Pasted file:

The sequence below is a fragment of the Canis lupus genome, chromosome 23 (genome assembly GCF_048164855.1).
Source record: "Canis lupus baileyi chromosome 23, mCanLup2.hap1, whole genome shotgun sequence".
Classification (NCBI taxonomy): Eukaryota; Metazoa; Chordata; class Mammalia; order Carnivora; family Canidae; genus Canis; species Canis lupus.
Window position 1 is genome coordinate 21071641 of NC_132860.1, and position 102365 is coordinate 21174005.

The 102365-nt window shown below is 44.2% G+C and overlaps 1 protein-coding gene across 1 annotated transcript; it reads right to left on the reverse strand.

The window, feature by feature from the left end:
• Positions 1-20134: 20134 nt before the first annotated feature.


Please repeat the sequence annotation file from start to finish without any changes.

The sequence below is a fragment of the Canis lupus genome, chromosome 23 (genome assembly GCF_048164855.1).
Source record: "Canis lupus baileyi chromosome 23, mCanLup2.hap1, whole genome shotgun sequence".
Classification (NCBI taxonomy): Eukaryota; Metazoa; Chordata; class Mammalia; order Carnivora; family Canidae; genus Canis; species Canis lupus.
Window position 1 is genome coordinate 21071641 of NC_132860.1, and position 102365 is coordinate 21174005.

The 102365-nt window shown below is 44.2% G+C and overlaps 1 protein-coding gene across 1 annotated transcript; it reads right to left on the reverse strand.

The window, feature by feature from the left end:
• Positions 1-20134: 20134 nt before the first annotated feature.